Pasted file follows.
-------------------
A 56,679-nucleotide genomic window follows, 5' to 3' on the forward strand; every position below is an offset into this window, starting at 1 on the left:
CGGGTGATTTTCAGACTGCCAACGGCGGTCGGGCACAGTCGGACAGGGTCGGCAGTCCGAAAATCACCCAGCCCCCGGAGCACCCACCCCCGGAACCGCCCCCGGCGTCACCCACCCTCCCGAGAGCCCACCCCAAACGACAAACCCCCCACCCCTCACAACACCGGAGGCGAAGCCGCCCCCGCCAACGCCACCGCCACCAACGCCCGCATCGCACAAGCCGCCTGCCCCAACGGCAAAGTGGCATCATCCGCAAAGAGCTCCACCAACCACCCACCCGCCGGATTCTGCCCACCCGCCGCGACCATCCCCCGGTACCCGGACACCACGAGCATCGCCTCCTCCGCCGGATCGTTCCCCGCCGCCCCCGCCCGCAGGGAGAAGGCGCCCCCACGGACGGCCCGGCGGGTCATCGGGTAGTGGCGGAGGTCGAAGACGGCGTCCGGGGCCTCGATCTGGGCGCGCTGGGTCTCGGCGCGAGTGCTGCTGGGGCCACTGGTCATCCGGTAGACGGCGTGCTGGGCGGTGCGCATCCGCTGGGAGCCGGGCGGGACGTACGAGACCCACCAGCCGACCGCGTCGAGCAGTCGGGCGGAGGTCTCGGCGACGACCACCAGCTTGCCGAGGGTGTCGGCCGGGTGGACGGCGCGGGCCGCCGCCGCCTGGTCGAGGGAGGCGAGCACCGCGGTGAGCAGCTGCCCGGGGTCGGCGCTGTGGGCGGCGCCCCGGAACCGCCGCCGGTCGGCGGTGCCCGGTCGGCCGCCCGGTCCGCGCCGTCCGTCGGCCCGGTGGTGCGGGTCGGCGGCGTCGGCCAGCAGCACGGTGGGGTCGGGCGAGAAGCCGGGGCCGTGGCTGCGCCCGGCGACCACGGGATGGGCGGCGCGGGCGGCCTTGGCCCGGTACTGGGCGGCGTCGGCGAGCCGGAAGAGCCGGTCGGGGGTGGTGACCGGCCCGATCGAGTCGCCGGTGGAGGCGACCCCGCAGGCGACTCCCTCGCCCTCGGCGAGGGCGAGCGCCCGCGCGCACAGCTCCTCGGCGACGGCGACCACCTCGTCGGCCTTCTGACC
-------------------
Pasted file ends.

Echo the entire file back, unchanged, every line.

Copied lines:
A 56,679-nucleotide genomic window follows, 5' to 3' on the forward strand; every position below is an offset into this window, starting at 1 on the left:
CGGGTGATTTTCAGACTGCCAACGGCGGTCGGGCACAGTCGGACAGGGTCGGCAGTCCGAAAATCACCCAGCCCCCGGAGCACCCACCCCCGGAACCGCCCCCGGCGTCACCCACCCTCCCGAGAGCCCACCCCAAACGACAAACCCCCCACCCCTCACAACACCGGAGGCGAAGCCGCCCCCGCCAACGCCACCGCCACCAACGCCCGCATCGCACAAGCCGCCTGCCCCAACGGCAAAGTGGCATCATCCGCAAAGAGCTCCACCAACCACCCACCCGCCGGATTCTGCCCACCCGCCGCGACCATCCCCCGGTACCCGGACACCACGAGCATCGCCTCCTCCGCCGGATCGTTCCCCGCCGCCCCCGCCCGCAGGGAGAAGGCGCCCCCACGGACGGCCCGGCGGGTCATCGGGTAGTGGCGGAGGTCGAAGACGGCGTCCGGGGCCTCGATCTGGGCGCGCTGGGTCTCGGCGCGAGTGCTGCTGGGGCCACTGGTCATCCGGTAGACGGCGTGCTGGGCGGTGCGCATCCGCTGGGAGCCGGGCGGGACGTACGAGACCCACCAGCCGACCGCGTCGAGCAGTCGGGCGGAGGTCTCGGCGACGACCACCAGCTTGCCGAGGGTGTCGGCCGGGTGGACGGCGCGGGCCGCCGCCGCCTGGTCGAGGGAGGCGAGCACCGCGGTGAGCAGCTGCCCGGGGTCGGCGCTGTGGGCGGCGCCCCGGAACCGCCGCCGGTCGGCGGTGCCCGGTCGGCCGCCCGGTCCGCGCCGTCCGTCGGCCCGGTGGTGCGGGTCGGCGGCGTCGGCCAGCAGCACGGTGGGGTCGGGCGAGAAGCCGGGGCCGTGGCTGCGCCCGGCGACCACGGGATGGGCGGCGCGGGCGGCCTTGGCCCGGTACTGGGCGGCGTCGGCGAGCCGGAAGAGCCGGTCGGGGGTGGTGACCGGCCCGATCGAGTCGCCGGTGGAGGCGACCCCGCAGGCGACTCCCTCGCCCTCGGCGAGGGCGAGCGCCCGCGCGCACAGCTCCTCGGCGACGGCGACCACCTCGTCGGCCTTCTGACC